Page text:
Welcome to the
Peninsula Astronomical Society
The Peninsula Astronomical Society is a group of some 200 Bay Area astronomy enthusiasts of all ages and backgrounds. Some members are professionally trained in astronomy, others are just starting and have never looked through a telescope before. One thing that we all have in common is an interest in the sky.
The PAS generally holds its meetings on the second Friday of each month at 7:30 pm, either on the campus of Foothill College (between San Jose and Palo Alto) in Los Altos Hills, or at the Los Altos Public Library. Each meeting features a speaker (or speakers) bringing us up to date on different topics in astronomy. The public is welcome to attend these meetings; there is no charge to attend. Note, however, that there is a $3 charge for parking at Foothill College – visitor parking permits are available from the machines in the parking lots. Please do not park in spaces marked “Staff” – you will be ticketed!
As part of its commitment to bringing astronomy to the public, the Peninsula Astronomical Society operates the Foothill College Observatory (click here for more information). The Observatory is staffed by members of the society who volunteer to conduct the regularly scheduled public programs.
In addition to operating the Foothill Observatory, the PAS has its own observatory in the nearby Santa Cruz Mountains. This location has AC power and room for members to set up their own telescopes at our monthly star parties. This site is also the home of the society’s 12″ telescope, available for member use after a checkout.
For information about membership in the PAS, click here.
PENINSULA ASTRONOMICAL SOCIETY
MONTHLY MEETING AND LECTURE
“Touring Exotic Landforms Across the Solar System:
Adventures in Planetary Geomorphology”
with NASA/Ames SSERVI scientist BRIAN DAY
February 14th, (yes, Valentine’s Day) 2020 at 7:30pm
Foothill College, Room 5015
12345 El Monte Road, Los Altos Hills, CA
Brian is an expert at Public Outreach featuring NASA web-portals of the Moon, Mercury, Mars, Ceres, Vesta and many other bodies in the Solar System. He will explore with us the most interesting features he has come across in his studies.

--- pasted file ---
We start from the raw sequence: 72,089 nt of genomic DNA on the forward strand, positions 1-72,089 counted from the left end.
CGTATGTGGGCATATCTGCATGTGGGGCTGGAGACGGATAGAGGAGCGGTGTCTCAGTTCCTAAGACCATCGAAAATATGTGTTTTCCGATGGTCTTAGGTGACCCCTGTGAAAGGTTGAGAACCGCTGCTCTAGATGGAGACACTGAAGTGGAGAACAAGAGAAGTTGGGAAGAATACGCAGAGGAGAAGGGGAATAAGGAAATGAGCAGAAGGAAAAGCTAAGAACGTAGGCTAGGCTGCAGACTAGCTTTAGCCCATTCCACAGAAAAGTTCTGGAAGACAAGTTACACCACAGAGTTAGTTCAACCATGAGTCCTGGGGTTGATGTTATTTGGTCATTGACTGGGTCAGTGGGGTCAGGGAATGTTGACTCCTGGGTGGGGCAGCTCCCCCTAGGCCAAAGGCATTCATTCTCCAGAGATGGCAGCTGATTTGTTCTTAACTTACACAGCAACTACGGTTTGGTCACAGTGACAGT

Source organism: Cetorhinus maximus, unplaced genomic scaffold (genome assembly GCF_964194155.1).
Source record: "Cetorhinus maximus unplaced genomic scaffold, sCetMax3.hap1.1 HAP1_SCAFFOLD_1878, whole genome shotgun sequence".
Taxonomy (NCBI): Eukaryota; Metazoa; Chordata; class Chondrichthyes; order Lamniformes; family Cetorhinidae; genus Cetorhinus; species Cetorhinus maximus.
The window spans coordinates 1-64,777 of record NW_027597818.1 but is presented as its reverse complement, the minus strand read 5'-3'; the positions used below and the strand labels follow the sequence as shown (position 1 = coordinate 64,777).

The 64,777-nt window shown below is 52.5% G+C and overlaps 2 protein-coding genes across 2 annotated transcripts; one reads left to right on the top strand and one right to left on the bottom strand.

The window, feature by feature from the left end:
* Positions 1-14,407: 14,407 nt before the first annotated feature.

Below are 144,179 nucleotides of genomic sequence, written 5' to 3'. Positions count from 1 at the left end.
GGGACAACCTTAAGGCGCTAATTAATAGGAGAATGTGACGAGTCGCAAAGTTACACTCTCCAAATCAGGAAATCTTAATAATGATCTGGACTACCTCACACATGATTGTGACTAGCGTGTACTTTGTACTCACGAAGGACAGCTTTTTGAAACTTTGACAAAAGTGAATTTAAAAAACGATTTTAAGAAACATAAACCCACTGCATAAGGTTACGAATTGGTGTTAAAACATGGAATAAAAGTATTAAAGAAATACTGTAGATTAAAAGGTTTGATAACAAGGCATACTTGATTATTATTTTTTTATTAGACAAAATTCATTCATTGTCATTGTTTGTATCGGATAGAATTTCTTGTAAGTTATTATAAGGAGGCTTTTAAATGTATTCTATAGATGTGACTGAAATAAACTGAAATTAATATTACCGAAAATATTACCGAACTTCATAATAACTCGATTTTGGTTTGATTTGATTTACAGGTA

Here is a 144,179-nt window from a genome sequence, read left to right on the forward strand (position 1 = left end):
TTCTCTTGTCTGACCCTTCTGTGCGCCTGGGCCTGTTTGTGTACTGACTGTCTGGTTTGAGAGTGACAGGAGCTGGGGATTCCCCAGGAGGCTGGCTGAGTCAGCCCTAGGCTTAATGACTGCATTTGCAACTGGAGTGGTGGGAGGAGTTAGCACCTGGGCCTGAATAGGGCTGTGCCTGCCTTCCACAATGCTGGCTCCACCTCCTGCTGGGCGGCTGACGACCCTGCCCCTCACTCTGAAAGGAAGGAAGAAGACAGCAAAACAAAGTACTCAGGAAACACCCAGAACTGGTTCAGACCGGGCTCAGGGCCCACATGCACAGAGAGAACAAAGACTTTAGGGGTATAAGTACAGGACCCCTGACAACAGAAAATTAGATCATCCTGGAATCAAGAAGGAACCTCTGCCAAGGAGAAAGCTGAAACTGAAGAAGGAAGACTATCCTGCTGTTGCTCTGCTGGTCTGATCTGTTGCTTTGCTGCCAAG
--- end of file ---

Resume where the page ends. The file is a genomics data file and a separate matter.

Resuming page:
Brian Day is the Lead for Citizen Science and Community Development at the Solar System Exploration Research Virtual Institute (SSERVI). In this role, he coordinates programs with numerous internal and external partnering organizations, focusing on providing opportunities for students and the public to directly participate in NASA science and exploration.
He currently acts as SSERVI’s project manager for NASA’s Lunar Mapping and Modeling Portal (http://lmmp.nasa.gov), a set of tools designed for mission planning, lunar science, and public outreach. From 2010-2014, Brian served as the Education/Public Outreach Lead for NASA’s Lunar Atmosphere and Dust Environment Explorer (LADEE) mission to the Moon, which flew through and studied the Moon’s tenuous atmosphere. From 2007-2010 he served as the E/PO Lead for NASA’s LCROSS lunar impactor mission which discovered deposits of water ice at the Moon’s South Pole. He has also participated in producing the Education/Public Outreach sections for numerous NASA mission proposals. Brian has played key roles in various NASA Mars Analog Field Studies, providing technical support in the field for webcasts and robotic rover tests in extreme environments here on Earth. In 2007, he flew on the Aurigid-MAC mission to record fragments of comet Kiess entering Earth’s upper atmosphere.